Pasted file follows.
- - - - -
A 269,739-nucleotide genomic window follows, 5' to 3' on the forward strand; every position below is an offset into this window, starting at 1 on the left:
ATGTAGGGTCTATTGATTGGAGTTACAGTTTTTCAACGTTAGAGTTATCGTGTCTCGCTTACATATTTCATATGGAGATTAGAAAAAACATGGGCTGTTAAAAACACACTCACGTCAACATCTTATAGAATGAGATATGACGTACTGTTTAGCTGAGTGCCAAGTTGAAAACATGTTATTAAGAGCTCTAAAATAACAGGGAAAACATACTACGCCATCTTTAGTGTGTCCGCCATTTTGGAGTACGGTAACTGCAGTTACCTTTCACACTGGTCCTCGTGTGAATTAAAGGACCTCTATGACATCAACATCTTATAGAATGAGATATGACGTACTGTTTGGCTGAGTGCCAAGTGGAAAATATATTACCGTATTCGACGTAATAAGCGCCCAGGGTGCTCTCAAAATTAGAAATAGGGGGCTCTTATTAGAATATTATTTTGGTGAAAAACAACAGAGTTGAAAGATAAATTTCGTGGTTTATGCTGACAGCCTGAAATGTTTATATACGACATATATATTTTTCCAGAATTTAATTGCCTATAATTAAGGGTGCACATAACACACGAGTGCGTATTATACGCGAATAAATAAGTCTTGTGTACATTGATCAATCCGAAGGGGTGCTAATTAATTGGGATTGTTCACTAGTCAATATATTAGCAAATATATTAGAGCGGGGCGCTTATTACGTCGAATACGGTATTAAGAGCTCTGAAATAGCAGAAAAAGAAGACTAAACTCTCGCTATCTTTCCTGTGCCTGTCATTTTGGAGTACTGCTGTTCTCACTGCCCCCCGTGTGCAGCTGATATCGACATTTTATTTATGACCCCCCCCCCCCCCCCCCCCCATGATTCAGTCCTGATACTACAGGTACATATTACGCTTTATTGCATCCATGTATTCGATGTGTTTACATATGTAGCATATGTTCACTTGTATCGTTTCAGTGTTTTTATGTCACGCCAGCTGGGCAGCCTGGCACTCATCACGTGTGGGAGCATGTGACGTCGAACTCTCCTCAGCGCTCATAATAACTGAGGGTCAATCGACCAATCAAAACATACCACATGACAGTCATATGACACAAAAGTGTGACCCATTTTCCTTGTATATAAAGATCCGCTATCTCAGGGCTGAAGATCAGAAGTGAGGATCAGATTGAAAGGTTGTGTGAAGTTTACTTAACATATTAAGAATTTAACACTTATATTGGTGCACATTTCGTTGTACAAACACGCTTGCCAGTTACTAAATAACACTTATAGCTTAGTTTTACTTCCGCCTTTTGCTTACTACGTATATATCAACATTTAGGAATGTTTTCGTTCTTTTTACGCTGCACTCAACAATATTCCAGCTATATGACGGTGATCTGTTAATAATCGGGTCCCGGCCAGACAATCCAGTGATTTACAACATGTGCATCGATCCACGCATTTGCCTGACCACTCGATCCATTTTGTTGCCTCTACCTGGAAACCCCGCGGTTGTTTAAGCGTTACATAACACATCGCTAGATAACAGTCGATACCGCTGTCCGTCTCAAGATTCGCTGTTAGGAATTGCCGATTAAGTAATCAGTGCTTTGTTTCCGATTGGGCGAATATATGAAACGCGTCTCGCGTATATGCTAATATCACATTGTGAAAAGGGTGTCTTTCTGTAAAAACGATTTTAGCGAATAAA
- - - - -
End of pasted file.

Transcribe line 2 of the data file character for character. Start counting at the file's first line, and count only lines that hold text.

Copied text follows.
ATGTAGGGTCTATTGATTGGAGTTACAGTTTTTCAACGTTAGAGTTATCGTGTCTCGCTTACATATTTCATATGGAGATTAGAAAAAACATGGGCTGTTAAAAACACACTCACGTCAACATCTTATAGAATGAGATATGACGTACTGTTTAGCTGAGTGCCAAGTTGAAAACATGTTATTAAGAGCTCTAAAATAACAGGGAAAACATACTACGCCATCTTTAGTGTGTCCGCCATTTTGGAGTACGGTAACTGCAGTTACCTTTCACACTGGTCCTCGTGTGAATTAAAGGACCTCTATGACATCAACATCTTATAGAATGAGATATGACGTACTGTTTGGCTGAGTGCCAAGTGGAAAATATATTACCGTATTCGACGTAATAAGCGCCCAGGGTGCTCTCAAAATTAGAAATAGGGGGCTCTTATTAGAATATTATTTTGGTGAAAAACAACAGAGTTGAAAGATAAATTTCGTGGTTTATGCTGACAGCCTGAAATGTTTATATACGACATATATATTTTTCCAGAATTTAATTGCCTATAATTAAGGGTGCACATAACACACGAGTGCGTATTATACGCGAATAAATAAGTCTTGTGTACATTGATCAATCCGAAGGGGTGCTAATTAATTGGGATTGTTCACTAGTCAATATATTAGCAAATATATTAGAGCGGGGCGCTTATTACGTCGAATACGGTATTAAGAGCTCTGAAATAGCAGAAAAAGAAGACTAAACTCTCGCTATCTTTCCTGTGCCTGTCATTTTGGAGTACTGCTGTTCTCACTGCCCCCCGTGTGCAGCTGATATCGACATTTTATTTATGACCCCCCCCCCCCCCCCCCCCCATGATTCAGTCCTGATACTACAGGTACATATTACGCTTTATTGCATCCATGTATTCGATGTGTTTACATATGTAGCATATGTTCACTTGTATCGTTTCAGTGTTTTTATGTCACGCCAGCTGGGCAGCCTGGCACTCATCACGTGTGGGAGCATGTGACGTCGAACTCTCCTCAGCGCTCATAATAACTGAGGGTCAATCGACCAATCAAAACATACCACATGACAGTCATATGACACAAAAGTGTGACCCATTTTCCTTGTATATAAAGATCCGCTATCTCAGGGCTGAAGATCAGAAGTGAGGATCAGATTGAAAGGTTGTGTGAAGTTTACTTAACATATTAAGAATTTAACACTTATATTGGTGCACATTTCGTTGTACAAACACGCTTGCCAGTTACTAAATAACACTTATAGCTTAGTTTTACTTCCGCCTTTTGCTTACTACGTATATATCAACATTTAGGAATGTTTTCGTTCTTTTTACGCTGCACTCAACAATATTCCAGCTATATGACGGTGATCTGTTAATAATCGGGTCCCGGCCAGACAATCCAGTGATTTACAACATGTGCATCGATCCACGCATTTGCCTGACCACTCGATCCATTTTGTTGCCTCTACCTGGAAACCCCGCGGTTGTTTAAGCGTTACATAACACATCGCTAGATAACAGTCGATACCGCTGTCCGTCTCAAGATTCGCTGTTAGGAATTGCCGATTAAGTAATCAGTGCTTTGTTTCCGATTGGGCGAATATATGAAACGCGTCTCGCGTATATGCTAATATCACATTGTGAAAAGGGTGTCTTTCTGTAAAAACGATTTTAGCGAATAAA